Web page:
Damaged gas lines. Cracked water mains. Buckled pavement. Dug-up yards. Bulky boxes.
As Google Fiber, AT&T and other competitors race to bring faster internet connections to Charlotte, residents are increasingly complaining about the damage and inconvenience caused during construction.
City officials and many residents embraced plans to build out the new technology, which promises quicker internet connections, faster movie downloads and new competition for service. But the path to progress has been painful for residents who have seen the work play out in the city right-of-way crossing their yards.
Calls to the city with questions and complaints about fiber construction have been on the rise since this summer, according to city data. And since July 2015, Charlotte officials have asked contractors working for Google, AT&T and others to reimburse the city more than $630,000 for repairs to water lines and other city property.
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“Retrofitting a community with 21st century infrastructure and technology is tough,” said Phil Reiger, assistant director of Charlotte’s Department of Transportation.
Over the past two years, contractors hired by telecommunications firms have been building out these networks in the city right-of-way, which starts at the curb and extends about eight to 10 feet into a resident’s yard, Reiger said. They must receive permits to do this work from the city.
AT&T announced it was bringing its high-speed broadband network to Charlotte in July 2014, not long after Google Fiber signaled it was looking at the city. The fiber-optic network, which offers upload and download speeds up to 100 times faster than current broadband service, made its debut in June 2015, but work continues as the company expands service.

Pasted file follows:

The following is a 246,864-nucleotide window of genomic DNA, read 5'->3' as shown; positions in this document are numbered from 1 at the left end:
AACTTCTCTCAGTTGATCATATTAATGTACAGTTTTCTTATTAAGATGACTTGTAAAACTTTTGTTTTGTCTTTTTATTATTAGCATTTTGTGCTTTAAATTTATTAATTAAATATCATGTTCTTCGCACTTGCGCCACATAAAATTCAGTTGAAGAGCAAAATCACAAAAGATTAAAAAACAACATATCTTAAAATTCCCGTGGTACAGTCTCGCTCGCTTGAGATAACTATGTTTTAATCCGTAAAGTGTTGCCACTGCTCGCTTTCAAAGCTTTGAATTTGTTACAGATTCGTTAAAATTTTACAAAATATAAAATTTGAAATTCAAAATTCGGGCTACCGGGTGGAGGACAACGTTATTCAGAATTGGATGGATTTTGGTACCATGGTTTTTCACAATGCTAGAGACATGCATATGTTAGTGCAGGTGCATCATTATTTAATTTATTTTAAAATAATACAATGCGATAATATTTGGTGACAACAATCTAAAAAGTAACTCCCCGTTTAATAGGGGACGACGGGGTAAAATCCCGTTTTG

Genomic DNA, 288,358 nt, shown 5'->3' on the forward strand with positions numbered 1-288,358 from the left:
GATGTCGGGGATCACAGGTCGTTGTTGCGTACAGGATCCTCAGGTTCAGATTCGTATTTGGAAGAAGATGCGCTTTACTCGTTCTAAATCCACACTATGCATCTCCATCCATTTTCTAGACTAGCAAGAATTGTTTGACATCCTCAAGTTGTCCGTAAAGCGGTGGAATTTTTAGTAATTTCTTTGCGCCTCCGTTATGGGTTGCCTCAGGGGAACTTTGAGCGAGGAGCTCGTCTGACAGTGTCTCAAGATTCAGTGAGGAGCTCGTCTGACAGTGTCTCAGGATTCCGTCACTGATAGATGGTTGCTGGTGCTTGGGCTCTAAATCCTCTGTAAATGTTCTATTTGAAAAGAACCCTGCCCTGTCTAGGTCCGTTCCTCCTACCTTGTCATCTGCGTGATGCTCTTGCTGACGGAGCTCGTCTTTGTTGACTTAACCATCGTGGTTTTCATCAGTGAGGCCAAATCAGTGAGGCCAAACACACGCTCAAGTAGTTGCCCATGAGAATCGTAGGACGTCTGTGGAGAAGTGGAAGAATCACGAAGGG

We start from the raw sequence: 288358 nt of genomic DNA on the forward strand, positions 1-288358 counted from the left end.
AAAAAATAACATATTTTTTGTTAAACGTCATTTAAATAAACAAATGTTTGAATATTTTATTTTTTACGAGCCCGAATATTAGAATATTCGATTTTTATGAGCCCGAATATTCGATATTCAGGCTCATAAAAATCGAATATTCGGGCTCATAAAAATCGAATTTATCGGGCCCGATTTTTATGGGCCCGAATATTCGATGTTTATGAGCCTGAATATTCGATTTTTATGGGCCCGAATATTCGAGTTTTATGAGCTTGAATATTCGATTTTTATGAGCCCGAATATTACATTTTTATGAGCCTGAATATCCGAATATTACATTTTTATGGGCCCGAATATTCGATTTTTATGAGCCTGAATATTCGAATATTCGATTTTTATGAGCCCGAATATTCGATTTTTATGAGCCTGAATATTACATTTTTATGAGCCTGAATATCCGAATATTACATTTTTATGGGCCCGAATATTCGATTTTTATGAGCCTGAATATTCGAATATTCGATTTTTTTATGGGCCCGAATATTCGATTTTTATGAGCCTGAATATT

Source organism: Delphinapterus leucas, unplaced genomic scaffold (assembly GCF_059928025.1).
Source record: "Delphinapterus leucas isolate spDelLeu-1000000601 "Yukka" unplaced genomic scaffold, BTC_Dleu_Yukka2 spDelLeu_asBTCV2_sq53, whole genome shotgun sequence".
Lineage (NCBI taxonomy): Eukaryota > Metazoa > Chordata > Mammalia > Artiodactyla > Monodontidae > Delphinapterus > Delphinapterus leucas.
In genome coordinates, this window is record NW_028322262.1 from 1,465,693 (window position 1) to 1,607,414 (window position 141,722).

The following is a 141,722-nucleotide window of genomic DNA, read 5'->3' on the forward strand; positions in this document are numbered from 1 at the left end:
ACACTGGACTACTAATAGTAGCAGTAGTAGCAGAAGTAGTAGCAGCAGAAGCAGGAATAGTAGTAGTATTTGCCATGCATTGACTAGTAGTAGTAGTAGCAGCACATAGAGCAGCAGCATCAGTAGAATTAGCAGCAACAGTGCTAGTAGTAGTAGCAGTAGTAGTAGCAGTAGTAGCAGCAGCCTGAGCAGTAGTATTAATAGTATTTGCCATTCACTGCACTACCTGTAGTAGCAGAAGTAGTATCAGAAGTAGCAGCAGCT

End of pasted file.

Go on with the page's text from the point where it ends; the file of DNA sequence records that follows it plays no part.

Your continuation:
Google confirmed in January 2015 that it was coming to Charlotte, and construction is now well under way. In July, the company said customers in the Highland Creek neighborhood could start signing up for service, with more neighborhoods to come.
In recent years, the city’s other big broadband provider, Time Warner Cable, has also been making upgrades to its network to increase speeds. The company is in the process of converting to the Spectrum brand after its sale this year to Charter Communications.
The companies acknowledge installing their networks can be disruptive, but say they are working hard to minimize problems.
“Google Fiber is undertaking one of the biggest and most complex infrastructure projects in Charlotte history,” Google said in a statement. “We want to be good neighbors, so we’re doing everything we can to prevent unnecessary disruptions and resolve issues quickly. Google Fiber and our contractors take all construction-related incidents very seriously.”
AT&T said its goal is to minimize disruptions and keep residents informed on its construction progress. “If construction-related issues do occur we work quickly to resolve and restore any impacts from our work,” a spokesman said.
‘Nightmare for our residents’
From January through November, the city has received 250 calls to its 311 line from residents inquiring or complaining about fiber construction. That’s a small percentage of its total calls, but the numbers have been on the rise since July, peaking at 42 in October.
A call sheet shows the complaints range from cut gas lines to trampled yards to muddy roads to truck-clogged streets to buckled driveways. One caller thanked the city for mending water lines so quickly.
“Google Fiber is out destroying everything, and CLT water is working hard to make repairs,” the resident told the 311 representative.
In the Stonecroft neighborhood off Colony Road in south Charlotte, contractors working for AT&T have severed gas lines, cracked water mains, damaged irrigation lines and cut phone and cable lines, said Kim Schineller, who is president of the neighborhood’s homeowner’s association.